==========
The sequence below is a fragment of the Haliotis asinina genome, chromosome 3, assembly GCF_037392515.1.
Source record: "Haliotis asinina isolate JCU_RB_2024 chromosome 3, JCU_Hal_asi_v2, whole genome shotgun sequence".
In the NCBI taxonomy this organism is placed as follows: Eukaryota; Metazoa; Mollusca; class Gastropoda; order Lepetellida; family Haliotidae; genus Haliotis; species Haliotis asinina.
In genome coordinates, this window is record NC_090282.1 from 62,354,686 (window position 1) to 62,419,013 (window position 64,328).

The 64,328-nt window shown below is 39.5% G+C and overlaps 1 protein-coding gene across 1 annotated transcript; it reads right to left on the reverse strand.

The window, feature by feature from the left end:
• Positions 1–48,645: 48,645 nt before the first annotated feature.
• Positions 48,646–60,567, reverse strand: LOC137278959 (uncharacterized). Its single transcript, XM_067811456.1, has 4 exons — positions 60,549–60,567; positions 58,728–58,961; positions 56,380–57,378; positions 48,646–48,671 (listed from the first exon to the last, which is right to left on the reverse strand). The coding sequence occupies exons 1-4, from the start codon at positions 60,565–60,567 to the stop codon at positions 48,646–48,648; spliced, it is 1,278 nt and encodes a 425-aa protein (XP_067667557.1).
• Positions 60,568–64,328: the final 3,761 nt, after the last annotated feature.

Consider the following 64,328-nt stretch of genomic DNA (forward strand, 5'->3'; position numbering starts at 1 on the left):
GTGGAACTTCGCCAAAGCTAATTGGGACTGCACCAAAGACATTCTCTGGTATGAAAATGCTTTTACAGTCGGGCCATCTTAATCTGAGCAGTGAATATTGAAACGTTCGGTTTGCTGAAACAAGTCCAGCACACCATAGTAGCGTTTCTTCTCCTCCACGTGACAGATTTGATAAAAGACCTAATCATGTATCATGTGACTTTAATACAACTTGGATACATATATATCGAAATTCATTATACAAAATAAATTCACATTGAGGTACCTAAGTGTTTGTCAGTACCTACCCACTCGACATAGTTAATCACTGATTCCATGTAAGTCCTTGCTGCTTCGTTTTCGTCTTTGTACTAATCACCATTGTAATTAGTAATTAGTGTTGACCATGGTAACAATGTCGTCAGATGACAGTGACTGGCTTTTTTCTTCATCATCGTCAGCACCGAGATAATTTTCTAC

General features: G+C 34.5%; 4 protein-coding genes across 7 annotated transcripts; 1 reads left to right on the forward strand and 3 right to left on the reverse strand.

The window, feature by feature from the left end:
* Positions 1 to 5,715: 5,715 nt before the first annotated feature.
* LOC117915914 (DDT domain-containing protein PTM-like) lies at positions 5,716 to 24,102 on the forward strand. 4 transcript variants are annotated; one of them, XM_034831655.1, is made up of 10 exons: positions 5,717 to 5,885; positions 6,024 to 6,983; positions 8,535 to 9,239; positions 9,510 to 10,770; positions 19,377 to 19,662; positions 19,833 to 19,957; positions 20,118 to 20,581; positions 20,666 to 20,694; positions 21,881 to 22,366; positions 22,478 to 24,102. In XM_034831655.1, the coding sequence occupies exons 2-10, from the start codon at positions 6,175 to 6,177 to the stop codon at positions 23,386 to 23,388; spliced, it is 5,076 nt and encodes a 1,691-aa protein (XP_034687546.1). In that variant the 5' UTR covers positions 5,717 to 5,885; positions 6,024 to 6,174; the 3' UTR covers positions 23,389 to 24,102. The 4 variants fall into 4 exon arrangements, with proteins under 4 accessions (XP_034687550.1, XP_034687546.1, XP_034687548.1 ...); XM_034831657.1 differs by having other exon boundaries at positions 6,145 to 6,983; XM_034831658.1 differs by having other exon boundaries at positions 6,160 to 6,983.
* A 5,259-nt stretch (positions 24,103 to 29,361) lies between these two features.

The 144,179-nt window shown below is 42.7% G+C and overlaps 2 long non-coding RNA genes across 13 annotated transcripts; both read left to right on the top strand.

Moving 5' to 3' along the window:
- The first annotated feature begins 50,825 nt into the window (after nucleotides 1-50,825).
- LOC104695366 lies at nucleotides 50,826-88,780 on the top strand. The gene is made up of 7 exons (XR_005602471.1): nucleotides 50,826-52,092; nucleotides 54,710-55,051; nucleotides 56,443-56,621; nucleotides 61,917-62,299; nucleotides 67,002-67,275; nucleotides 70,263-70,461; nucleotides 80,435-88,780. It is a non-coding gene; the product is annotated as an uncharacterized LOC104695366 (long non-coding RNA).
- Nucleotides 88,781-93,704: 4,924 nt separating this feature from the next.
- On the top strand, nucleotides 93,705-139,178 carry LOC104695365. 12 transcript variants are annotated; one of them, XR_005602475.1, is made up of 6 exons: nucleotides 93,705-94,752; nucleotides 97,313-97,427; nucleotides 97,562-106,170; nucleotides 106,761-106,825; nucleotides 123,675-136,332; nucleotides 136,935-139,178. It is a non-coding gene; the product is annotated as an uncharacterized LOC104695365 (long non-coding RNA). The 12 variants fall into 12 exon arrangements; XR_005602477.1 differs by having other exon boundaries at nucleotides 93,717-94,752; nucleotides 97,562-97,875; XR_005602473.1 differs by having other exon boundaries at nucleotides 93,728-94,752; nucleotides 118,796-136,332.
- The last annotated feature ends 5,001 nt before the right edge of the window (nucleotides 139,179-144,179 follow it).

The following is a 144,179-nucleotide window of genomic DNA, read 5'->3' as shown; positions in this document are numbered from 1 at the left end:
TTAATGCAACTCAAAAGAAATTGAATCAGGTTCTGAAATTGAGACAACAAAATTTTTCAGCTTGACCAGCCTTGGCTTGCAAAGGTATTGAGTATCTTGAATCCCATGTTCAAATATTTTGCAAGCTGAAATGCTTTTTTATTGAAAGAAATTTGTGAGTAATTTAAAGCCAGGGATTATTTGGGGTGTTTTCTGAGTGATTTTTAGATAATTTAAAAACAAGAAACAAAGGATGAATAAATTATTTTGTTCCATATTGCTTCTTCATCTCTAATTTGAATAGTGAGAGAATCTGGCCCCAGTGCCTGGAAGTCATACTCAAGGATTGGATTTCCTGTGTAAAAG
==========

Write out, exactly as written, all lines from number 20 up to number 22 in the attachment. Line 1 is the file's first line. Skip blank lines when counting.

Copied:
- LOC104695366 lies at nucleotides 50,826-88,780 on the top strand. The gene is made up of 7 exons (XR_005602471.1): nucleotides 50,826-52,092; nucleotides 54,710-55,051; nucleotides 56,443-56,621; nucleotides 61,917-62,299; nucleotides 67,002-67,275; nucleotides 70,263-70,461; nucleotides 80,435-88,780. It is a non-coding gene; the product is annotated as an uncharacterized LOC104695366 (long non-coding RNA).
- Nucleotides 88,781-93,704: 4,924 nt separating this feature from the next.
- On the top strand, nucleotides 93,705-139,178 carry LOC104695365. 12 transcript variants are annotated; one of them, XR_005602475.1, is made up of 6 exons: nucleotides 93,705-94,752; nucleotides 97,313-97,427; nucleotides 97,562-106,170; nucleotides 106,761-106,825; nucleotides 123,675-136,332; nucleotides 136,935-139,178. It is a non-coding gene; the product is annotated as an uncharacterized LOC104695365 (long non-coding RNA). The 12 variants fall into 12 exon arrangements; XR_005602477.1 differs by having other exon boundaries at nucleotides 93,717-94,752; nucleotides 97,562-97,875; XR_005602473.1 differs by having other exon boundaries at nucleotides 93,728-94,752; nucleotides 118,796-136,332.